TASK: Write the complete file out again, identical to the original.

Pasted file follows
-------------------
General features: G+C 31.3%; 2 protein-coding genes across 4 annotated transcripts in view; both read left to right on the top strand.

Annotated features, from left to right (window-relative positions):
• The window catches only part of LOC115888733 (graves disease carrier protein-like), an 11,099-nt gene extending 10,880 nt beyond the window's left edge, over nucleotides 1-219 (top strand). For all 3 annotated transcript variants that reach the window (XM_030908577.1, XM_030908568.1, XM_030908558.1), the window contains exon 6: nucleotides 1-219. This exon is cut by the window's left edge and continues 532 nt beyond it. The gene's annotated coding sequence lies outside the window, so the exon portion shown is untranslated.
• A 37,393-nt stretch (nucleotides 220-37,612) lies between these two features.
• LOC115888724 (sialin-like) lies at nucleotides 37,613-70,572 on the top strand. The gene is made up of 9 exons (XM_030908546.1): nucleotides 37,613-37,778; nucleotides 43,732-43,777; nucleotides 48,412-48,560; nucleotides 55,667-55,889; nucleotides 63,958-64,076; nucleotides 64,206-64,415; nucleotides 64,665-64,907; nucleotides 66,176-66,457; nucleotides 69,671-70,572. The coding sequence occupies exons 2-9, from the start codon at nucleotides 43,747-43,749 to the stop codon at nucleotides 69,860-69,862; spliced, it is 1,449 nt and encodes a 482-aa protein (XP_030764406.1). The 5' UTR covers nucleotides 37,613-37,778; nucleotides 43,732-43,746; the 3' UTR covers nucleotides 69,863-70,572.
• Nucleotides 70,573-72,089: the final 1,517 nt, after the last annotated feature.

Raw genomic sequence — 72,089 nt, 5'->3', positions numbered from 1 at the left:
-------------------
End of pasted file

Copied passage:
General features: G+C 31.3%; 2 protein-coding genes across 4 annotated transcripts in view; both read left to right on the top strand.

Annotated features, from left to right (window-relative positions):
• The window catches only part of LOC115888733 (graves disease carrier protein-like), an 11,099-nt gene extending 10,880 nt beyond the window's left edge, over nucleotides 1-219 (top strand). For all 3 annotated transcript variants that reach the window (XM_030908577.1, XM_030908568.1, XM_030908558.1), the window contains exon 6: nucleotides 1-219. This exon is cut by the window's left edge and continues 532 nt beyond it. The gene's annotated coding sequence lies outside the window, so the exon portion shown is untranslated.
• A 37,393-nt stretch (nucleotides 220-37,612) lies between these two features.
• LOC115888724 (sialin-like) lies at nucleotides 37,613-70,572 on the top strand. The gene is made up of 9 exons (XM_030908546.1): nucleotides 37,613-37,778; nucleotides 43,732-43,777; nucleotides 48,412-48,560; nucleotides 55,667-55,889; nucleotides 63,958-64,076; nucleotides 64,206-64,415; nucleotides 64,665-64,907; nucleotides 66,176-66,457; nucleotides 69,671-70,572. The coding sequence occupies exons 2-9, from the start codon at nucleotides 43,747-43,749 to the stop codon at nucleotides 69,860-69,862; spliced, it is 1,449 nt and encodes a 482-aa protein (XP_030764406.1). The 5' UTR covers nucleotides 37,613-37,778; nucleotides 43,732-43,746; the 3' UTR covers nucleotides 69,863-70,572.
• Nucleotides 70,573-72,089: the final 1,517 nt, after the last annotated feature.

Raw genomic sequence — 72,089 nt, 5'->3', positions numbered from 1 at the left: